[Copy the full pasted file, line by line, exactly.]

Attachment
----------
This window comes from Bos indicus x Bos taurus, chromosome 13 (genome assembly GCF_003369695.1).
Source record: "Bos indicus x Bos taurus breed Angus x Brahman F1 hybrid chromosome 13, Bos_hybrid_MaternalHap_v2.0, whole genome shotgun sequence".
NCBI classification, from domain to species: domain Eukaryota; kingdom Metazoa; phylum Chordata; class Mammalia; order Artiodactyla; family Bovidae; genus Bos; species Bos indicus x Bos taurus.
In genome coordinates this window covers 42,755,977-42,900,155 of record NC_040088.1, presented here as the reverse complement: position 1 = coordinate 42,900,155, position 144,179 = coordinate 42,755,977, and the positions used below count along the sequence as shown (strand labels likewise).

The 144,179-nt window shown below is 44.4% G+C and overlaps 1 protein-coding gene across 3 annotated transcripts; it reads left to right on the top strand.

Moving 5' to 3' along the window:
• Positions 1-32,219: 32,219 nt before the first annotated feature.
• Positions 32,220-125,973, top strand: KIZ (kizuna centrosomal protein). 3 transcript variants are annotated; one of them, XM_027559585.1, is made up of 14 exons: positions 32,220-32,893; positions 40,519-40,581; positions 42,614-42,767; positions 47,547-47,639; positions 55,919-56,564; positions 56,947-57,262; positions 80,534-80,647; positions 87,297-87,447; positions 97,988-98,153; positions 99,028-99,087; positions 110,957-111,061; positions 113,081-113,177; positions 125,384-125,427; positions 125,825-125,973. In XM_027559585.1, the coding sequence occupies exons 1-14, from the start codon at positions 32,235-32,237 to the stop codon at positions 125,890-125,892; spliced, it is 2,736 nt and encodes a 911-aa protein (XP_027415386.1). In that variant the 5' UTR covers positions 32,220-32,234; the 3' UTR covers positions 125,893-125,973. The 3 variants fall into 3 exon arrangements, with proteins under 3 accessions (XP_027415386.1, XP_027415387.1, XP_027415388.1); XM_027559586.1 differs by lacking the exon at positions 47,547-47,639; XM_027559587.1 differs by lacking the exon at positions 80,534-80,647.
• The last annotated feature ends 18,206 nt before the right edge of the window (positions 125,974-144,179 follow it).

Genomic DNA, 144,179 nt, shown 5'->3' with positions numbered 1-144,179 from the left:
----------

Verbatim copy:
This window comes from Bos indicus x Bos taurus, chromosome 13 (genome assembly GCF_003369695.1).
Source record: "Bos indicus x Bos taurus breed Angus x Brahman F1 hybrid chromosome 13, Bos_hybrid_MaternalHap_v2.0, whole genome shotgun sequence".
NCBI classification, from domain to species: domain Eukaryota; kingdom Metazoa; phylum Chordata; class Mammalia; order Artiodactyla; family Bovidae; genus Bos; species Bos indicus x Bos taurus.
In genome coordinates this window covers 42,755,977-42,900,155 of record NC_040088.1, presented here as the reverse complement: position 1 = coordinate 42,900,155, position 144,179 = coordinate 42,755,977, and the positions used below count along the sequence as shown (strand labels likewise).

The 144,179-nt window shown below is 44.4% G+C and overlaps 1 protein-coding gene across 3 annotated transcripts; it reads left to right on the top strand.

Moving 5' to 3' along the window:
• Positions 1-32,219: 32,219 nt before the first annotated feature.
• Positions 32,220-125,973, top strand: KIZ (kizuna centrosomal protein). 3 transcript variants are annotated; one of them, XM_027559585.1, is made up of 14 exons: positions 32,220-32,893; positions 40,519-40,581; positions 42,614-42,767; positions 47,547-47,639; positions 55,919-56,564; positions 56,947-57,262; positions 80,534-80,647; positions 87,297-87,447; positions 97,988-98,153; positions 99,028-99,087; positions 110,957-111,061; positions 113,081-113,177; positions 125,384-125,427; positions 125,825-125,973. In XM_027559585.1, the coding sequence occupies exons 1-14, from the start codon at positions 32,235-32,237 to the stop codon at positions 125,890-125,892; spliced, it is 2,736 nt and encodes a 911-aa protein (XP_027415386.1). In that variant the 5' UTR covers positions 32,220-32,234; the 3' UTR covers positions 125,893-125,973. The 3 variants fall into 3 exon arrangements, with proteins under 3 accessions (XP_027415386.1, XP_027415387.1, XP_027415388.1); XM_027559586.1 differs by lacking the exon at positions 47,547-47,639; XM_027559587.1 differs by lacking the exon at positions 80,534-80,647.
• The last annotated feature ends 18,206 nt before the right edge of the window (positions 125,974-144,179 follow it).

Genomic DNA, 144,179 nt, shown 5'->3' with positions numbered 1-144,179 from the left: